Cognitive Behavioral Therapy for Insomnia and Nocturnal Hot Flashes in Menopause
The primary aim of the current study is to evaluate the effectiveness of a Cognitive Behavioral Therapy intervention in the treatment of menopause-associated insomnia and nocturnal hot flashes.
Behavioral: Cognitive Behavioral Therapy for Menopausal Insomnia (CBTMI)
|Study Design:||Allocation: Randomized
Endpoint Classification: Efficacy Study
Intervention Model: Parallel Assignment
Masking: Open Label
Primary Purpose: Treatment
|Official Title:||Cognitive Behavioral Therapy for Insomnia and Nocturnal Hot Flashes in Menopause|
- Insomnia Severity Index (ISI) [ Time Frame: ≤2 weeks after therapy completion ] [ Designated as safety issue: No ]
- Hot Flash Severity Diaries [ Time Frame: Baseline, Post treatment (≤2 weeks after therapy completion), 1 month and 3 month follow-up ] [ Designated as safety issue: No ]
- Menopause Quality of Life Scale total score [ Time Frame: Baseline, Post-treatment (≤2 weeks after therapy completion), 1 month and 3 month follow-up ] [ Designated as safety issue: No ]
|Study Start Date:||January 2015|
|Estimated Primary Completion Date:||July 2016 (Final data collection date for primary outcome measure)|
Experimental: Cognitive Behavioral Therapy for Menopausal Insomnia (CBTMI)
CBTMI is a combination of Cognitive Behavioral Therapy for Insomnia (CBTI) and Cognitive Behavioral Therapy for Hot Flashes (CBTH). Includes education about sleep, sleep restriction, stimulus control, cognitive restructuring of sleep interfering thoughts, and relapse prevention; while also addressing women's beliefs about and reactions to hot flashes.
|Behavioral: Cognitive Behavioral Therapy for Menopausal Insomnia (CBTMI)|
Placebo Comparator: Enhanced Treatment as Usual/ Information Control
Participants continue with clinical care of their choosing, but will be enhanced by the provision of 3 American Academy of Sleep Medicine (AASM) brochures.
This study aims to develop and evaluate a primary care-based intervention for insomnia and nocturnal hot flashes (nHF) in peri- and postmenopausal women. Menopause-associated insomnia is associated with adverse consequences including reduced quality of life, increased health care utilization, and risk for psychiatric disorders and medical conditions. The poor benefit/risk ratio of estrogen and progesterone replacement therapy and concerns about long-term effects of sedative hypnotics has left women desperate for new approaches to resolve menopause-related health problems, including poor sleep. The proposed intervention aims to develop and evaluate a much-needed safe treatment of menopause-associated insomnia that combines and enhances cognitive behavioral therapies for insomnia and hot flashes. To maximize the public health impact, improve access, and reduce treatment barriers (stigma and transportation issues), we propose to evaluate the efficacy and effectiveness of the intervention delivered by nurses in gynecology clinics, where women receive routine care. Primary outcomes, for which the study is optimally designed and sufficiently powered, are subjectively- and objectively-measured sleep and nHF.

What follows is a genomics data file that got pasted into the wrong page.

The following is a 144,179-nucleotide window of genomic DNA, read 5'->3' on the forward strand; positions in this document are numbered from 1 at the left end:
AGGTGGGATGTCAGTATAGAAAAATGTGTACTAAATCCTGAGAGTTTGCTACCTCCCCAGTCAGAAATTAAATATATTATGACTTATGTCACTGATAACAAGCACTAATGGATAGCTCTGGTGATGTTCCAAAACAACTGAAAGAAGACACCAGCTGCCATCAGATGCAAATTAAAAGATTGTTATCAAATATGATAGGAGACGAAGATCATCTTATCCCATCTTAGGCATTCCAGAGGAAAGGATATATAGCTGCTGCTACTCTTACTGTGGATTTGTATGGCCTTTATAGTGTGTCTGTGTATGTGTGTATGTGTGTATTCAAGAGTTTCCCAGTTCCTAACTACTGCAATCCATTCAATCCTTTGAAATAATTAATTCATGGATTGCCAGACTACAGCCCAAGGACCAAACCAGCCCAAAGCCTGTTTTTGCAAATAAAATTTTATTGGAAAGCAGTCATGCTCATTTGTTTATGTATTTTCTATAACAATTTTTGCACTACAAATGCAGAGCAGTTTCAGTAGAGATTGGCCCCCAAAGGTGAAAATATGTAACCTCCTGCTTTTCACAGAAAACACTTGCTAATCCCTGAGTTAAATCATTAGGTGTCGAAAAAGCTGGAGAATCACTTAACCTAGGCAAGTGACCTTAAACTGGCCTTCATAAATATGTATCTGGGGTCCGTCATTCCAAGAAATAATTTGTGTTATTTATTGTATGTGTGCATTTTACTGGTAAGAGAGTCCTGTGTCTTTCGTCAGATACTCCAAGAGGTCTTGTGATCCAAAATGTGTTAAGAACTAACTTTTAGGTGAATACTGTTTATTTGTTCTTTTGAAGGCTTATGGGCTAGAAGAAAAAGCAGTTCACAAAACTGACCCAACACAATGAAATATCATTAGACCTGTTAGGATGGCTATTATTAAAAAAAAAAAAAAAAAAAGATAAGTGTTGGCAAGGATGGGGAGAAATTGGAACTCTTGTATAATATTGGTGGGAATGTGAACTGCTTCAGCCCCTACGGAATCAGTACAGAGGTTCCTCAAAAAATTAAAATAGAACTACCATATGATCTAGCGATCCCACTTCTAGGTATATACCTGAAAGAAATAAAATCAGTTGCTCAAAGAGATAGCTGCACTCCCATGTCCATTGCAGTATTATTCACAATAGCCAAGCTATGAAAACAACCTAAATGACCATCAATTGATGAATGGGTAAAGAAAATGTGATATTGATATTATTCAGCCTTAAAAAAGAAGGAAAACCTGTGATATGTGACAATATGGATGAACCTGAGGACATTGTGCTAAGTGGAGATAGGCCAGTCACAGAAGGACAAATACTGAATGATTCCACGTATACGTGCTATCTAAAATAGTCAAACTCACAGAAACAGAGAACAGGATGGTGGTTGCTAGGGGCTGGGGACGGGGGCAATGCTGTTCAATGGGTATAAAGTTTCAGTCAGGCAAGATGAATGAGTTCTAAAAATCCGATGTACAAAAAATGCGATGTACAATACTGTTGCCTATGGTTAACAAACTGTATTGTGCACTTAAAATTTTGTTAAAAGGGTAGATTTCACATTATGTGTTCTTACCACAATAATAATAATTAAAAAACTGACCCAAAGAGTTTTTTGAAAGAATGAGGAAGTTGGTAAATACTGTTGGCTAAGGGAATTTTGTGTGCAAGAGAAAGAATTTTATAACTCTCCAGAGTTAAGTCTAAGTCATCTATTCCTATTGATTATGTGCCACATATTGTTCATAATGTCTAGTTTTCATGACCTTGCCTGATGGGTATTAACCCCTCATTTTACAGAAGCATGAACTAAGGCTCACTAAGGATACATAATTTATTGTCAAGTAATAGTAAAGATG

The Aims of this research are to:
- To explore feasibility, acceptability (willingness to be randomized and dropout rates) of CBTMI, and indications of efficacy/effectiveness of CBTMI in a randomized, placebo-controlled, pilot study.
- To explore the effects of CBTMI on the number and duration of arousals/awakenings that follow nHFs. If effective, the intervention has the potential to improve the quality of life in peri- and postmenopausal women and reduce the significant costs to society.
Please refer to this study by its ClinicalTrials.gov identifier: NCT02092844
|Contact: Jessica M Meers, M.A.||email@example.com|
|United States, Texas|
|University of Texas Medical Branch||Not yet recruiting|
|Galveston, Texas, United States, 77555-0144|
|Contact: Jessica M Meers, M.A. 214-796-8492 firstname.lastname@example.org|
|Principal Investigator: Sara Nowakowski, Ph.D.|
|Principal Investigator:||Sara Nowakowski, Ph.D.||University of Texas|